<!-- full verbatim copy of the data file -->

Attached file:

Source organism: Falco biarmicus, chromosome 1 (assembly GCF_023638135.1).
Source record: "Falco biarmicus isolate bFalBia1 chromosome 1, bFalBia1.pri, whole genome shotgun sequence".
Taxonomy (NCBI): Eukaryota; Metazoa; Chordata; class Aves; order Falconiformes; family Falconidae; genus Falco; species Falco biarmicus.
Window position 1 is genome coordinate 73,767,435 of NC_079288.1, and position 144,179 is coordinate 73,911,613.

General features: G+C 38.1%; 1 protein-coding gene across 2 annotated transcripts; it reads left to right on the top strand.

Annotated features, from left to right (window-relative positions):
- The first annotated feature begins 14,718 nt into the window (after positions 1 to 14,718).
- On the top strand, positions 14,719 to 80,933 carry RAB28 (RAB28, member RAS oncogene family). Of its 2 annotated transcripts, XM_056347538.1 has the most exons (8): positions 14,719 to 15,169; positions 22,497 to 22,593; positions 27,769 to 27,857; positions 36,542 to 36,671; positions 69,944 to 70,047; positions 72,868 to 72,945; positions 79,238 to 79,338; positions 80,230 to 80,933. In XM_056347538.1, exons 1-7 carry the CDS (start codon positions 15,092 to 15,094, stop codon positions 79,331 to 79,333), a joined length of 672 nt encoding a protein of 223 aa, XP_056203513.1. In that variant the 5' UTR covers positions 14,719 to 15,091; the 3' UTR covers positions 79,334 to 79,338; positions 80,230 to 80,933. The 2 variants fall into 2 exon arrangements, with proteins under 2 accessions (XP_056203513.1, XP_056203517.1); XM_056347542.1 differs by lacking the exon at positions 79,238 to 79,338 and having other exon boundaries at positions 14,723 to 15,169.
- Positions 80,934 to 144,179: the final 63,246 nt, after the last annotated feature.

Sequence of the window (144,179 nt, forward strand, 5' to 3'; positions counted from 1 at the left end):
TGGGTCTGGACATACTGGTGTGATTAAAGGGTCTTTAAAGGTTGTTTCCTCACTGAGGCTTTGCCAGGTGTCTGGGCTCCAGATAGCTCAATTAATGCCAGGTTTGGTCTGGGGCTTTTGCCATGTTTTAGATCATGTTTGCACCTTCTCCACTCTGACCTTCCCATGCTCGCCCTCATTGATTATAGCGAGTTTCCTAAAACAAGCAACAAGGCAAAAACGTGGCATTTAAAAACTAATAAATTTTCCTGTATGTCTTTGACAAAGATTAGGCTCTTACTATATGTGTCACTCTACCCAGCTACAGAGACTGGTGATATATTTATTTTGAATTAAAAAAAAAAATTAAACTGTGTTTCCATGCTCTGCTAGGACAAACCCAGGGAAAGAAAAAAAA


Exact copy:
Source organism: Falco biarmicus, chromosome 1 (assembly GCF_023638135.1).
Source record: "Falco biarmicus isolate bFalBia1 chromosome 1, bFalBia1.pri, whole genome shotgun sequence".
Taxonomy (NCBI): Eukaryota; Metazoa; Chordata; class Aves; order Falconiformes; family Falconidae; genus Falco; species Falco biarmicus.
Window position 1 is genome coordinate 73,767,435 of NC_079288.1, and position 144,179 is coordinate 73,911,613.

General features: G+C 38.1%; 1 protein-coding gene across 2 annotated transcripts; it reads left to right on the top strand.

Annotated features, from left to right (window-relative positions):
- The first annotated feature begins 14,718 nt into the window (after positions 1 to 14,718).
- On the top strand, positions 14,719 to 80,933 carry RAB28 (RAB28, member RAS oncogene family). Of its 2 annotated transcripts, XM_056347538.1 has the most exons (8): positions 14,719 to 15,169; positions 22,497 to 22,593; positions 27,769 to 27,857; positions 36,542 to 36,671; positions 69,944 to 70,047; positions 72,868 to 72,945; positions 79,238 to 79,338; positions 80,230 to 80,933. In XM_056347538.1, exons 1-7 carry the CDS (start codon positions 15,092 to 15,094, stop codon positions 79,331 to 79,333), a joined length of 672 nt encoding a protein of 223 aa, XP_056203513.1. In that variant the 5' UTR covers positions 14,719 to 15,091; the 3' UTR covers positions 79,334 to 79,338; positions 80,230 to 80,933. The 2 variants fall into 2 exon arrangements, with proteins under 2 accessions (XP_056203513.1, XP_056203517.1); XM_056347542.1 differs by lacking the exon at positions 79,238 to 79,338 and having other exon boundaries at positions 14,723 to 15,169.
- Positions 80,934 to 144,179: the final 63,246 nt, after the last annotated feature.

Sequence of the window (144,179 nt, forward strand, 5' to 3'; positions counted from 1 at the left end):
TGGGTCTGGACATACTGGTGTGATTAAAGGGTCTTTAAAGGTTGTTTCCTCACTGAGGCTTTGCCAGGTGTCTGGGCTCCAGATAGCTCAATTAATGCCAGGTTTGGTCTGGGGCTTTTGCCATGTTTTAGATCATGTTTGCACCTTCTCCACTCTGACCTTCCCATGCTCGCCCTCATTGATTATAGCGAGTTTCCTAAAACAAGCAACAAGGCAAAAACGTGGCATTTAAAAACTAATAAATTTTCCTGTATGTCTTTGACAAAGATTAGGCTCTTACTATATGTGTCACTCTACCCAGCTACAGAGACTGGTGATATATTTATTTTGAATTAAAAAAAAAAATTAAACTGTGTTTCCATGCTCTGCTAGGACAAACCCAGGGAAAGAAAAAAAA